Now we ask you, brothers and sisters, to acknowledge those who work hard among you, who care for you in the Lord and who admonish you. Hold them in the highest regard in love because of their work. Live in peace with each other. And we urge you, brothers and sisters, warn those who are idle and disruptive, encourage the disheartened, help the weak, be patient with everyone. 1 Thessalonians 5:12-14
The older our children get, the more I realize how different they are. They have different interests, different personalities, and different struggles. And as a parent, it’s my job to not just discipline and instruct them but to do so in a way that fits with who they are. I need to know my kids well enough to know not just what to say but to know how to say it.
Similarly, as Paul closed his letter to the Thessalonians, he gave some specific instructions for specific groups of people. While the letter is also full of generalized points, those broadly applicable to all the people in the church, here we find him drilling a little deeper and recognizing that there are different people with different personalities that need different kinds of instruction. There are, for example, those that work hard. Those people should be acknowledged and held in high regard for their work.
Then again, there are those who are idle and disruptive. Those people should be warned about their lifestyles so that they might persevere with the church in the faith. But there are also those who are weak and disheartened. They don’t need to be warned; they need to be encouraged.
And so on.
But even here, in this rapid-fire section of individualized instructions, we find something that applies to everyone:
The Thessalonians were not to be patient with just a few people but rather be patient with everyone. Be patient with the idle. Be patient with the disruptive. Be patient with the weak. Be patient with the disheartened. Be patient with everyone. And surely that instruction still applies to us.
There are many around us – around you – that might be difficult to be patient with. These are the frustrating people; the annoying people; the people who are difficult to be around at all. And yet we are to be patient with them, too. Why is that? Why should we still exercise patience with all?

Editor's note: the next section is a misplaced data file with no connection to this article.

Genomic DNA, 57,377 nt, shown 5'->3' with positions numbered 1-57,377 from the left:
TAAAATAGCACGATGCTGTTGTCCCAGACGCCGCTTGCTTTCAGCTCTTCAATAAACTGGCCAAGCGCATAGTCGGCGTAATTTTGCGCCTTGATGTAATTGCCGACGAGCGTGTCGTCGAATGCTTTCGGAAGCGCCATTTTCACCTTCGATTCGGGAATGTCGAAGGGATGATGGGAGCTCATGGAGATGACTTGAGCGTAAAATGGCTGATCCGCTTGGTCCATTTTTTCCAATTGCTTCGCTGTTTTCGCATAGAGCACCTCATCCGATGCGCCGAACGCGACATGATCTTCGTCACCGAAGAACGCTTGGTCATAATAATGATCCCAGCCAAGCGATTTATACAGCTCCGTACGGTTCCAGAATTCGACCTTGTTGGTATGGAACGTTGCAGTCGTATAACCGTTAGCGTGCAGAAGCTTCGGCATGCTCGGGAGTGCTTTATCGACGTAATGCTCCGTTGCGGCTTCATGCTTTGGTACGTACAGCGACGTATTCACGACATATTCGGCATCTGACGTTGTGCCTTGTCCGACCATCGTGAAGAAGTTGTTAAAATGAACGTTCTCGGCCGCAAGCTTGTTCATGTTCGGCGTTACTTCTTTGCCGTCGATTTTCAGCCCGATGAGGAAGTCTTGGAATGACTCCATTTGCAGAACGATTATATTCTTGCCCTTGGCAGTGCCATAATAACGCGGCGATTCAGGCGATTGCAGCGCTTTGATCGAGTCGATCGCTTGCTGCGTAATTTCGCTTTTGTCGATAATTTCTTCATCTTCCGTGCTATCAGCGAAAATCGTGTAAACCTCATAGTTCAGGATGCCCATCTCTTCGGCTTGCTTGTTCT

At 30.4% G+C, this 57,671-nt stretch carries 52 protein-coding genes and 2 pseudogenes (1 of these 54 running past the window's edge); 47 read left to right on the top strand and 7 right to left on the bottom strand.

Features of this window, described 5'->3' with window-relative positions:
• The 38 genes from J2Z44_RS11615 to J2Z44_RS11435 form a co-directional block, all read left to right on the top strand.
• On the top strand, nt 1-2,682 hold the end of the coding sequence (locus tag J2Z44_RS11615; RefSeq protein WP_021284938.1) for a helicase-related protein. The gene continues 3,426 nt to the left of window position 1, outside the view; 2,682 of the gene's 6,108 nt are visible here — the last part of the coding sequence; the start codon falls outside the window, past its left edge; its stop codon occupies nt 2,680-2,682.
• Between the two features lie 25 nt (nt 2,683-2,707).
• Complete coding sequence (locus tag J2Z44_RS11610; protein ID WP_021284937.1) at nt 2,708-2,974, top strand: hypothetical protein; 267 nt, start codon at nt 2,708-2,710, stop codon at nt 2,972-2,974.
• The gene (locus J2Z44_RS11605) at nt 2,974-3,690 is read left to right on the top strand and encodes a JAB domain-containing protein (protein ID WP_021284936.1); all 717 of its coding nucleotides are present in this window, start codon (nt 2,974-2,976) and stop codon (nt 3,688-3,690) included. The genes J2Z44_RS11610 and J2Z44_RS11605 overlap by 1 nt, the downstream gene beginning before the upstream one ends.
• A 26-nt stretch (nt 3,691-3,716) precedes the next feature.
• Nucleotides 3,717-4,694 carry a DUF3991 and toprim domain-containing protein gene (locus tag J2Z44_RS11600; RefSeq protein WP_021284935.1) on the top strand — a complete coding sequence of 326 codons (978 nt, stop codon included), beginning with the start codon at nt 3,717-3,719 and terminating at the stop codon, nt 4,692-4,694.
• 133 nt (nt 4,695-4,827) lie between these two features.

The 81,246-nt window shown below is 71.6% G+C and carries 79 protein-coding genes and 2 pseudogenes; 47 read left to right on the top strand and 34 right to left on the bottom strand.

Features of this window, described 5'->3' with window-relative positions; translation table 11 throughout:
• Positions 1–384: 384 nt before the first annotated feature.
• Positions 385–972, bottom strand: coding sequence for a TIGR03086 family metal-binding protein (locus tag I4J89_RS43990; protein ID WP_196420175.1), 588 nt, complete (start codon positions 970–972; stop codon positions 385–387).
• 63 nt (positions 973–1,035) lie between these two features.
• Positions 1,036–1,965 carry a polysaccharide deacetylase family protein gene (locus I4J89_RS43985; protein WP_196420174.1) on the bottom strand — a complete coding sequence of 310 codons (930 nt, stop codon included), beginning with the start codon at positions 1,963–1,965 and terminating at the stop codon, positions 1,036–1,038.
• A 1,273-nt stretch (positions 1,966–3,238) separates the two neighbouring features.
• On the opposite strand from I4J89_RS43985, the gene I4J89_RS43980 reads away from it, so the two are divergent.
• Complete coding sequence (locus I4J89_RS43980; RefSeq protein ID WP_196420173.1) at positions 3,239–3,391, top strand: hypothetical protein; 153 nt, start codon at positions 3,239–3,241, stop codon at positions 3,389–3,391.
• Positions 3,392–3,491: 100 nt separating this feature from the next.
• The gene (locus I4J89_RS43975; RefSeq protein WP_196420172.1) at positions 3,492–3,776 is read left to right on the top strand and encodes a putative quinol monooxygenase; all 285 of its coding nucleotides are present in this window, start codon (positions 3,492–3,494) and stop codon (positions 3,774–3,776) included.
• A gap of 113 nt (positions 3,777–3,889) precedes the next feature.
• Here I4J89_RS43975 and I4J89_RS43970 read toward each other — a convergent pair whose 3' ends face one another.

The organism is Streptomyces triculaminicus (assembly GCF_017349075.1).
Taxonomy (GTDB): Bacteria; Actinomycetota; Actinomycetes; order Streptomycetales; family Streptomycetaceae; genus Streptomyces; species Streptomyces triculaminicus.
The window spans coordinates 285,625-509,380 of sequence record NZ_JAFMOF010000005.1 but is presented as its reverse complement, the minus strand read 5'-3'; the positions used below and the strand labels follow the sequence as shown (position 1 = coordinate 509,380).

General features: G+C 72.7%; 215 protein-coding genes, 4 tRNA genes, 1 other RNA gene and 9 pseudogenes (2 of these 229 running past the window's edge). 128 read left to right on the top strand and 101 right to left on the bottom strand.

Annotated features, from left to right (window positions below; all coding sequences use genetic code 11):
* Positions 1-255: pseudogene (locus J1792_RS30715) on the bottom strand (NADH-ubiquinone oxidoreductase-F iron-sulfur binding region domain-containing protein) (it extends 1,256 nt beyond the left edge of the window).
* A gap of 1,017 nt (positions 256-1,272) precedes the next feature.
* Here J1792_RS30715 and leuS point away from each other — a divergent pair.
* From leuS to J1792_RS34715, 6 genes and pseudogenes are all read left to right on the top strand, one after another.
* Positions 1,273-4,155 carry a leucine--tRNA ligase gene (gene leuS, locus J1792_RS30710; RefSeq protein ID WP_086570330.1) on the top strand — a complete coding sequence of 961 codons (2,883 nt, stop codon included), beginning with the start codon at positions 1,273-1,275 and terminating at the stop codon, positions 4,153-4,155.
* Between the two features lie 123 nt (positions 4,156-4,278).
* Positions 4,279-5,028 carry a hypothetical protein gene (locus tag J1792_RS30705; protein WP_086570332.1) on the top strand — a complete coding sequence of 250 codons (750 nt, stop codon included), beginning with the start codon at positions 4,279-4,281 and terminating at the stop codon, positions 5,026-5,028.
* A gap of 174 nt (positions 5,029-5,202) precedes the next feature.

Here are two very good reasons:
Because God is working in you.
Patience is one of the fruits of the Holy Spirit. When we grow in things like love, joy, peace, patience, and a host of others, it shows that God’s work is real and active inside us. But we should remember that we are not passive spectators to the work of God in us; rather, we are constantly doing the hard work of faith and surrendering to His influence. What does that look like practically?
Well, we trust that God is working in us to make us patient, so we exercise patience. We do so despite the fact that the people around us might be difficult, argumentative, or annoying… through faith. We believe in God’s work in us, and that faith results in exercising patience.
Because God is working in them.
Inasmuch as God is working in us, He is also working in them. Those people that are hard to be around? Those people that are annoying? God is working in them, too, and He’s not done yet. Just as He’s not done yet with His work in us. No matter what group we come from, no matter what our personalities, and no matter what our struggles, the thing we have in common if we are in Christ, is that we are on the same journey. God is working in us all and moving us all toward Christlikeness. So we should be patient with those around us out of recognition of that work. We should embrace that these people, along with us, are moving steadily, if not slowly, toward who God has made us to be in Christ.
Be patient with everyone, then. This patience is an act of faith in the work of God in us and in all other Christians around us.
Written by Michael Kelley, Guest Contributor